Teaching Traveling: Hello, world traveling teacher Lisa Niver Rajna!
Lisa, tell us about your background.
Lisa: Traveling and teaching have always been parts of my life!
I have taught preschool to middle school usually with a focus on science. This is my thirteenth year teaching and currently I teach K-6 science in Los Angeles, California where I grew up.
I also spent seven years on the Seven Seas as a youth counselor and assistant Cruise Director, just like Julie McCoy of the Love Boat!
TT: Awesome! Tell us more about your travels once you fell in love.
L: After September 11th, my company, Renaissance Cruises, went bankrupt (on Sept 26th!) and I returned to Los Angeles and to teaching after living on a ship. I really felt I would never travel again. But as it turned out, the best was yet to come!
After meeting George online, we started traveling together internationally almost immediately. Under the moonlight in Fiji, he asked me to join him on his life dream—to travel for a year in South East Asia. We meandered from Indonesia to Mongolia for eleven months in twelve countries while I lost sixty pounds and we got engaged in Thailand underwater. There are photos and stories of our trip on our website, We Said Go Travel.
TT: So romantic!!! How did you fund your epic travels around the world?
L: During the summers, I had my own science camp called Simply Science. Fortunately, we had a great year in 2008 and I was able to use that money to fund my part of our year in Asia. I loved running my own program and would do it again. It also encouraged me to start my own blog, Science Isn’t Scary. It surprised me how much I enjoyed being in charge of everything from the flyers, to the curriculum and hiring staff. I really recommend that you share what you are doing by blogging or writing or running your own program.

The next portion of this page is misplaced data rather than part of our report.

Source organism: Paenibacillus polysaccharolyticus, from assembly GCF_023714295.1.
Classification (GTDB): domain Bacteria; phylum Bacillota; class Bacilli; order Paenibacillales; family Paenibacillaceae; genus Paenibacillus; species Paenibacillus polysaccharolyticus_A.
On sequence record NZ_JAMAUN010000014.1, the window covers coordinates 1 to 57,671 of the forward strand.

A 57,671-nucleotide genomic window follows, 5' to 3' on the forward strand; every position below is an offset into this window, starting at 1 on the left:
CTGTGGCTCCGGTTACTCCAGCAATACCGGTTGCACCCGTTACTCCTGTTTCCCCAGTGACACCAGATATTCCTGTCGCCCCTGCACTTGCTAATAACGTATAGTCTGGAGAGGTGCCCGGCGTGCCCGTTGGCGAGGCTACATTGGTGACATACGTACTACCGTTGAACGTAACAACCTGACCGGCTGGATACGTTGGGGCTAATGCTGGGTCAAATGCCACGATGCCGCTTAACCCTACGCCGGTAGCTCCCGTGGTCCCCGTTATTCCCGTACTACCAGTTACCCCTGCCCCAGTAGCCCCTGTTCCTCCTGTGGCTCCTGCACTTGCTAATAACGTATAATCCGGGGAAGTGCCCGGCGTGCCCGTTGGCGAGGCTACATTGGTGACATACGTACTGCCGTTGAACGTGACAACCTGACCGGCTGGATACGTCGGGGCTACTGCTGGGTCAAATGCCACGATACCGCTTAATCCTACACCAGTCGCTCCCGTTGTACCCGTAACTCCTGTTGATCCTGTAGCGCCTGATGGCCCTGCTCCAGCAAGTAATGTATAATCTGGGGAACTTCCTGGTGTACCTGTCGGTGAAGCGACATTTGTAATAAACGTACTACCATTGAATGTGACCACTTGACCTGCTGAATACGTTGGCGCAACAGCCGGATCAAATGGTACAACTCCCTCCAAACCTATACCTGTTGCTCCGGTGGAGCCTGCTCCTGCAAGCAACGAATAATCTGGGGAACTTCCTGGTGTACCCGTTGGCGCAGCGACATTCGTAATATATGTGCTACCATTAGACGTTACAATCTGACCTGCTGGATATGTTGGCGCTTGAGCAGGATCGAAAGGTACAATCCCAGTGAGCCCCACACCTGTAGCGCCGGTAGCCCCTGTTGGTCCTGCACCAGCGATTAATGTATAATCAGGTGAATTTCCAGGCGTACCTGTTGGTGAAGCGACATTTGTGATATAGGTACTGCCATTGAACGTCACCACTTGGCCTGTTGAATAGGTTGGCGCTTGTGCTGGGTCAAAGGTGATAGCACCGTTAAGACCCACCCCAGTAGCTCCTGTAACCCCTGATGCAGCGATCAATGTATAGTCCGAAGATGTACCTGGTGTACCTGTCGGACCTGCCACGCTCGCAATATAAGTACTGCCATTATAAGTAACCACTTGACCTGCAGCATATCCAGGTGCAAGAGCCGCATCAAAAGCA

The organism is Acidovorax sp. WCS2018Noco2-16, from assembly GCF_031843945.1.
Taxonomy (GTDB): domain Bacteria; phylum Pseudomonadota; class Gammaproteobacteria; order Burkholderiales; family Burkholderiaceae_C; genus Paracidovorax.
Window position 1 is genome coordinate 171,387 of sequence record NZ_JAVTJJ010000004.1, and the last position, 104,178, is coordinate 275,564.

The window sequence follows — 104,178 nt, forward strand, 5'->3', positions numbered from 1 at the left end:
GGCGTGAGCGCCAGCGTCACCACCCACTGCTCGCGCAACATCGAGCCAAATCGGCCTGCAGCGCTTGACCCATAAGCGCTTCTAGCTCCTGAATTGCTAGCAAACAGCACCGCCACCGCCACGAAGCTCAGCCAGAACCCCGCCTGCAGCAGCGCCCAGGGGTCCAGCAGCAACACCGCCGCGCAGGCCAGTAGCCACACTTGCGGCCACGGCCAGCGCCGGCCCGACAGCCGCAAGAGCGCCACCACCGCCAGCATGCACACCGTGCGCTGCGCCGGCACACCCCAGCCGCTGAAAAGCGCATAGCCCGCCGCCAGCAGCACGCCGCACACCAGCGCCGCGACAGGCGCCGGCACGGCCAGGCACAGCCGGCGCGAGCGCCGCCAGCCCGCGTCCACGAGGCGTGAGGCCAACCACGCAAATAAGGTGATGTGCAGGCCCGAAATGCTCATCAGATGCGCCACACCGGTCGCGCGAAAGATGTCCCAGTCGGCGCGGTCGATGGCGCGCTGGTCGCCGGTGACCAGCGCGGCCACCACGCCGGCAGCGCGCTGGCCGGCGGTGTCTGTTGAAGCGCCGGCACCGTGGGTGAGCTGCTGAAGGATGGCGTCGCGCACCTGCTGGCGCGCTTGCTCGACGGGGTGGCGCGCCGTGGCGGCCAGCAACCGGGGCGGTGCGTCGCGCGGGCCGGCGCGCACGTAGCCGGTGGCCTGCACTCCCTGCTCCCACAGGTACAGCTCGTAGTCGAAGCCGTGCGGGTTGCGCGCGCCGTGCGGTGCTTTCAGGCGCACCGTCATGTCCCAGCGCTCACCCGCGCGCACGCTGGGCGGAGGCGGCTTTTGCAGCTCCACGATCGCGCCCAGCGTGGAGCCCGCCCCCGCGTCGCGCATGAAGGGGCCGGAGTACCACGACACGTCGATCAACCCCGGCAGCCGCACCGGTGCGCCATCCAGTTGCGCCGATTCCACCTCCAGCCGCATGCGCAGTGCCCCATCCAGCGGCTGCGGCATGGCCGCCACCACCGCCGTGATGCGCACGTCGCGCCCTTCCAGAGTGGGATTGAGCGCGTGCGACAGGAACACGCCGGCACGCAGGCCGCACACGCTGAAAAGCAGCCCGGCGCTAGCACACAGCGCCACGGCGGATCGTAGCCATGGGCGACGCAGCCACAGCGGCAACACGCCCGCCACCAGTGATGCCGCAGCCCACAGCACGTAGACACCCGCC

TT: Absolutely. Tell us one moment from your travels that was particularly powerful.
L: Honestly, after years of traveling at sea, I thought it would be easy for me to travel with George. But he was in the Peace Corps in Paraguay and we really had to work hard on understanding each other’s travel styles. George just wanted a place that was cheap and I wanted a place that was nice. At the beginning of the trip, I felt that we should have a pretty and clean room with towels, sheets, curtains and toilet paper. Early on there were lots of tears including crying while snorkeling, I am not proud of that but it is true. By the end of the trip, we were staying in Gers (a tent-like yurt in Mongolia), eating by candlelight and using the outdoors as our bathroom. We did not have running water during our eleven-day adventure and it was my favorite part of the trip. We are currently putting the final touches on our travel memoir, He Said She Said, which describes in detail my experience of learning to be a travel partner, losing 60 lbs., getting engaged all while on this extended trip overseas.
TT: Love it! How have your travels impacted you as a teacher, and in your current career?
L: When I first began as a K-6 Science Teacher, teaching 270 children, I shared my trip maps, photos and stories with trepidation. I wasn’t sure how the students or their parents would react. However, they love hearing about my experiences; they remember the places and connections and are always asking for more! Students love to use the globe to find the countries we are discussing and they really remember the stories. I use maps from Traveler’s Century Club and we discuss how I have been to over 100 countries.